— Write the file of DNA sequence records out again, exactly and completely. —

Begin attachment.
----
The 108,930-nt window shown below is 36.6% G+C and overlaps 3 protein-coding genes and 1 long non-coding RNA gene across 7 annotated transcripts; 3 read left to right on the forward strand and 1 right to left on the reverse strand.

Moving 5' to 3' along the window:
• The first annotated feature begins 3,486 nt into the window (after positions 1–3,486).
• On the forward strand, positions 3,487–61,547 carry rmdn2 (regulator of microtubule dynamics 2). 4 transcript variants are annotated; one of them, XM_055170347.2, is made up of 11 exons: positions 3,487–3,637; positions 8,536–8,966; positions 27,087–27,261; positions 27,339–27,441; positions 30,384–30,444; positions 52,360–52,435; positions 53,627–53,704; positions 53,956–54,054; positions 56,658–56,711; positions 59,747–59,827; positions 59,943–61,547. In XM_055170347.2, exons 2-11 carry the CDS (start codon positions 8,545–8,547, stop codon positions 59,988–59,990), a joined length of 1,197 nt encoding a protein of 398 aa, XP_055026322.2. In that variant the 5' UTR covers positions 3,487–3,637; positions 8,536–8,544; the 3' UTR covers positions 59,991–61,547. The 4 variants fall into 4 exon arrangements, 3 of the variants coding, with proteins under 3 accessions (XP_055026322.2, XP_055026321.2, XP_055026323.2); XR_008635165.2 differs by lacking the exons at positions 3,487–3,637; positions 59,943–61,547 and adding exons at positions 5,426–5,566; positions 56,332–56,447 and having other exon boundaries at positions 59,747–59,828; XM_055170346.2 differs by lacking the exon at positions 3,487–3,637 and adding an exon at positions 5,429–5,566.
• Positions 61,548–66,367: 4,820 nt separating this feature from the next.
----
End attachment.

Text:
The 108,930-nt window shown below is 36.6% G+C and overlaps 3 protein-coding genes and 1 long non-coding RNA gene across 7 annotated transcripts; 3 read left to right on the forward strand and 1 right to left on the reverse strand.

Moving 5' to 3' along the window:
• The first annotated feature begins 3,486 nt into the window (after positions 1–3,486).
• On the forward strand, positions 3,487–61,547 carry rmdn2 (regulator of microtubule dynamics 2). 4 transcript variants are annotated; one of them, XM_055170347.2, is made up of 11 exons: positions 3,487–3,637; positions 8,536–8,966; positions 27,087–27,261; positions 27,339–27,441; positions 30,384–30,444; positions 52,360–52,435; positions 53,627–53,704; positions 53,956–54,054; positions 56,658–56,711; positions 59,747–59,827; positions 59,943–61,547. In XM_055170347.2, exons 2-11 carry the CDS (start codon positions 8,545–8,547, stop codon positions 59,988–59,990), a joined length of 1,197 nt encoding a protein of 398 aa, XP_055026322.2. In that variant the 5' UTR covers positions 3,487–3,637; positions 8,536–8,544; the 3' UTR covers positions 59,991–61,547. The 4 variants fall into 4 exon arrangements, 3 of the variants coding, with proteins under 3 accessions (XP_055026322.2, XP_055026321.2, XP_055026323.2); XR_008635165.2 differs by lacking the exons at positions 3,487–3,637; positions 59,943–61,547 and adding exons at positions 5,426–5,566; positions 56,332–56,447 and having other exon boundaries at positions 59,747–59,828; XM_055170346.2 differs by lacking the exon at positions 3,487–3,637 and adding an exon at positions 5,429–5,566.
• Positions 61,548–66,367: 4,820 nt separating this feature from the next.